The S.B. Questionnaire: Noel Cohen
Talking Video Conferencing and Resilience with Zoom’s Senior Accounts Executive
Last Wednesday, I had several meetings with different people across the country that otherwise would have required extensive travel. But instead, I spent the entire day at my desk talking to everyone on my computer through Zoom.
Zoom is a video conferencing web service that’s so easy you don’t even have to worry about setup. It’s revolutionized the way more than 300 companies do business today. As Noel Cohen, Zoom’s senior accounts executive, explains, “It’s better to have a good phone call than a mediocre video conference call.”
Zoom’s founder, Eric Yuan, was the head engineer of Webex, which was once the most popular video conferencing service. But Yuan saw room for improvement, particularly to make the system “device agnostic,” so that it would work on any device or operating system.
He founded Zoom in 2011, incorporating those changes and developing the new service for two years before launch. “What is revolutionary about Zoom is that the other services are bad,” says Noel.
I’ve known Noel for more than a decade. He once worked for SBIFF as festival coordinator, and he’s one of the most enthusiastic people I’ve ever met. When he has a good idea, which is quite often, or is excited about a project, his whole face starts turning red.
For seven years, he worked at Citrix as an enterprise account executive. While at Citrix he meant Sean Chun, who is now in charge of international sales at Zoom. Together, they’ve been able to recruit employees from Citrix, Lynda.com, and other technology companies in Santa Barbara to join their team. “We’re doubling our staff in the next year,” promises Noel.
Born and raised in Santa Barbara, Noel, who refers himself as a “tech bro dad,” and his family live on the Westside.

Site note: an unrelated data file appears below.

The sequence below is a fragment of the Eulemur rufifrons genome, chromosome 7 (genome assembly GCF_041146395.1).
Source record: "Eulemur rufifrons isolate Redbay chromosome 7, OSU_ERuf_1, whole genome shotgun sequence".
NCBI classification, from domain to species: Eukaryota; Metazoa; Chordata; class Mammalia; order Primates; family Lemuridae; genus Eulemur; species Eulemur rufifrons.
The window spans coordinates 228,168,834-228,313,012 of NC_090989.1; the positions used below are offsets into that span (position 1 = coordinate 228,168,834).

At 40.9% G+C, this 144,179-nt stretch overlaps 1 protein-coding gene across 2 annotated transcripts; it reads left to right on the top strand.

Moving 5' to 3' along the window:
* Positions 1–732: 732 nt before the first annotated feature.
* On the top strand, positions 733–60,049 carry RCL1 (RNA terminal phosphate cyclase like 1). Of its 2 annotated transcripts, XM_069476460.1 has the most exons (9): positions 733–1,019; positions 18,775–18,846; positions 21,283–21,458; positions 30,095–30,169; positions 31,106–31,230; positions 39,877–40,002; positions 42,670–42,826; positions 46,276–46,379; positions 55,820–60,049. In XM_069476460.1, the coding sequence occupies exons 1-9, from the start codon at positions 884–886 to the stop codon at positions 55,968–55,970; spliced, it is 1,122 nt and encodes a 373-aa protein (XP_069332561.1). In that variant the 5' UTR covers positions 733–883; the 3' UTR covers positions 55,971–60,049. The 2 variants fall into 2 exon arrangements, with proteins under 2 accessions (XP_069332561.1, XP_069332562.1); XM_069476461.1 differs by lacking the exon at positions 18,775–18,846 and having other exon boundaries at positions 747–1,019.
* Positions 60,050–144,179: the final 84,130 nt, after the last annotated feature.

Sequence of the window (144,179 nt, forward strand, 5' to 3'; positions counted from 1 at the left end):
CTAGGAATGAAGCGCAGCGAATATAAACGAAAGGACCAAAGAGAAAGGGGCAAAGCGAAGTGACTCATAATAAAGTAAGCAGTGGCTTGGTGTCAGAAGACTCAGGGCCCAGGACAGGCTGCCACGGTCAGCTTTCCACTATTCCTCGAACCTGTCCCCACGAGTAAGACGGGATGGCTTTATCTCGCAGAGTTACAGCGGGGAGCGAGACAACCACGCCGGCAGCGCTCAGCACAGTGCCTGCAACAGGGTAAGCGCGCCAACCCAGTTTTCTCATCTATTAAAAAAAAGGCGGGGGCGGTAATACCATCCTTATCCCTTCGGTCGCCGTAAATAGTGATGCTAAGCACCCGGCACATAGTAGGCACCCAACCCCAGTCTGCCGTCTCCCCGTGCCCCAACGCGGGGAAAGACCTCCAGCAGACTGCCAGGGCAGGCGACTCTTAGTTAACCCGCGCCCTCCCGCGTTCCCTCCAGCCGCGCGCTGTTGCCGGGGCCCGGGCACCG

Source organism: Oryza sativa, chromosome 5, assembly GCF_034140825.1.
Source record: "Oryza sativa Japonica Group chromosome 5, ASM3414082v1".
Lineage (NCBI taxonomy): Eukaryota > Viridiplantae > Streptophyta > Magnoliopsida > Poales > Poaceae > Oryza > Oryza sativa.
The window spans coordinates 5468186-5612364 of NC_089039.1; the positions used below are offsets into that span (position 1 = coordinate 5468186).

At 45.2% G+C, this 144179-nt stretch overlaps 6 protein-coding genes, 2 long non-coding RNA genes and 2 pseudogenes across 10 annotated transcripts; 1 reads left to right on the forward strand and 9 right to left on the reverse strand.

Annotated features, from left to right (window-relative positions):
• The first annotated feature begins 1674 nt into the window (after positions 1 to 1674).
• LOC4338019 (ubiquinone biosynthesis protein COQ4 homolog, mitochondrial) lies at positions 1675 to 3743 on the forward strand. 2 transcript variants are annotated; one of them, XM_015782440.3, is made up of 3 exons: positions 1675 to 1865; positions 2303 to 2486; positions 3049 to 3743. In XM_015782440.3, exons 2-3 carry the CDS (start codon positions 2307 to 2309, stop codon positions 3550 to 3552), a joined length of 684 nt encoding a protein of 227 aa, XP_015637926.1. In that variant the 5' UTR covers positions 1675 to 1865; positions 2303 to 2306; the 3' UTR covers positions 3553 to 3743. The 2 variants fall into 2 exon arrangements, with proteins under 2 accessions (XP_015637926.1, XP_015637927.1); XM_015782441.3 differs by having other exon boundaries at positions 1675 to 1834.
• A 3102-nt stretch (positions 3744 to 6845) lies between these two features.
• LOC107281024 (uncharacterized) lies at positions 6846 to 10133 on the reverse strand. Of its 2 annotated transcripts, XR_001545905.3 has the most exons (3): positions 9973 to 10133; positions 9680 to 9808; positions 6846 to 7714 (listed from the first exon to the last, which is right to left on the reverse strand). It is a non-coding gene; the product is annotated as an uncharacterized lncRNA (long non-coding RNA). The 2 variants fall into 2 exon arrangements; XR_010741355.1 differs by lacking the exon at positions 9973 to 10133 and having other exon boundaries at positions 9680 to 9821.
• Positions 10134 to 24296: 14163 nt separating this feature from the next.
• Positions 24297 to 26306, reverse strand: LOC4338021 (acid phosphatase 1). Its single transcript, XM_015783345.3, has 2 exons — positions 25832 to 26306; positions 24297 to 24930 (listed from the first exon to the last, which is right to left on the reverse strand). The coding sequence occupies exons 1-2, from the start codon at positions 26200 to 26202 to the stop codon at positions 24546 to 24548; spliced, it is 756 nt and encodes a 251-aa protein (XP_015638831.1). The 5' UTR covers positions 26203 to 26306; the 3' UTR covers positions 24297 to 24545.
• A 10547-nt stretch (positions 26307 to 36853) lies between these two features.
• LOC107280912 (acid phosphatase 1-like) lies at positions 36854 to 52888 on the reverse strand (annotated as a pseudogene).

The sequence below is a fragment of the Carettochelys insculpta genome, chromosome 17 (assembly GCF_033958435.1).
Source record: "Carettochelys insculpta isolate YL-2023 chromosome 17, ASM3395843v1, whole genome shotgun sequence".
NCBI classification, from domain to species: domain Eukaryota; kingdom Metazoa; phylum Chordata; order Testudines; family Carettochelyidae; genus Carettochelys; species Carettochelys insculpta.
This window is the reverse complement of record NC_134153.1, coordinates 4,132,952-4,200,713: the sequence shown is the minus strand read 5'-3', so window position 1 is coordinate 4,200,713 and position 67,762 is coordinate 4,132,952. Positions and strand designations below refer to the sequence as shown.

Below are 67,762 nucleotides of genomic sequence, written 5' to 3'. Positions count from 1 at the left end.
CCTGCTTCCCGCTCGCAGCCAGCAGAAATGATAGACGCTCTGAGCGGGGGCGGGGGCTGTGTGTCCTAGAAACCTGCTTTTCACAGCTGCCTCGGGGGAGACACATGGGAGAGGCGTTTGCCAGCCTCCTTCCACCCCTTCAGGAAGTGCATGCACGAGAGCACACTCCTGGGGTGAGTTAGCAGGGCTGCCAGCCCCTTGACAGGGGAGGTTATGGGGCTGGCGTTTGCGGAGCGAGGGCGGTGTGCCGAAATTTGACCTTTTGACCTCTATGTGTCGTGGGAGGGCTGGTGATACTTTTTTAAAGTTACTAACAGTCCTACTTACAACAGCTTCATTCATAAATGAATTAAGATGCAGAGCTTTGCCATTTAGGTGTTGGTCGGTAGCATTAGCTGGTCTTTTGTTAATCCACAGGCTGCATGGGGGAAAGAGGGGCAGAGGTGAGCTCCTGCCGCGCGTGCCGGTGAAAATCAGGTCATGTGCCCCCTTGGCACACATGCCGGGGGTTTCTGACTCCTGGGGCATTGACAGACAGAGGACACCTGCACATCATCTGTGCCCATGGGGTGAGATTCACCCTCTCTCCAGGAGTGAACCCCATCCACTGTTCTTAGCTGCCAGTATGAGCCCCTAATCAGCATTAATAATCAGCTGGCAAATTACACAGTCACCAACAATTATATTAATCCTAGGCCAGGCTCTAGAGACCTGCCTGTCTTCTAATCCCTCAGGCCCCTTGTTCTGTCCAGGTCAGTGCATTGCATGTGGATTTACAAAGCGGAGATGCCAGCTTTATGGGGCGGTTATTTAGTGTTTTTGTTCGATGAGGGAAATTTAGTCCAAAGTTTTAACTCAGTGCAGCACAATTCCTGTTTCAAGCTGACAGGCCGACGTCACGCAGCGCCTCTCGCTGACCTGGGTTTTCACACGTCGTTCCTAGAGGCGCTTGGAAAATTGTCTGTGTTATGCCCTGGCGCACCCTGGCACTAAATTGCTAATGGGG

“I kissed a lot of frogs before I got to Zoom,” he confides.
Noel stops video conferencing for a moment to answer the Proust Questionnaire.
What do you consider your greatest achievement?
About five years ago, I was able to change the trajectory of my life. My career had stalled and I had to make changes with many of my relationships. At the end of that period I ended up meeting the love of my life.
What is your current state of mind?
Anxious about the election but optimistic about all of the opportunities that change will bring.
What is the quality you most dislike in people?
Displaced anger. I understand that Americans are pretty upset but we seem to display it in strange ways.
What do you like most about your job?
Those moments when you get solve a problem that no one else can solve.
What is your idea of perfect happiness?
Being with my wife Emily near clear blue water, fried plantains, and a motorcycle.
What is your greatest fear?
My family getting hurt, specifically by a car or other motor vehicle.
Who do you most admire?
My grandfather. He was a World War II vet and had some great stories. Although he survived this horrible, violent experience, he was a very gentle and generous person.
What is your greatest extravagance?
Leaving the kids with the grandparents overnight.
What is the quality you most like in people?
Sincerity, when people actually tell you what they think regardless if it hurts.
What do you most value in friends?
What is your most marked characteristic?
Resilience. I’ve been through quite a bit in my life and have managed to succeed.
Which words or phrases do you most overuse?
Which talent would you most like to have?
To be an excellent writer.
If you could change one thing about yourself, what would it be?
To have more of an even temperament and not be such an emotional windsock.
Where would you most like to live?
Amsterdam! The city is beautiful, people are incredibly nice, and you can bike everywhere.
What is your most treasured possession?
When Emily and I got engaged, she gave me a BMW motorcycle. It is a 1975 BMW R75/6. When she gave me that, it brought back all the memories of when my parents got me a dirt bike as a kid.
What makes you laugh the most?
The first two seasons of Arrested Development always do the trick. It has never gotten old for me.
What is your motto?
Before enlightenment, chop wood, carry water. After enlightenment, chop wood, carry water.
Which historical figure do you most identify with?
T.E. Lawrence. I find his life story fascinating and more relevant than ever with all of the turmoil in the Middle East.
On what occasion do you lie?
I consistently tell my toddler that the television is broken.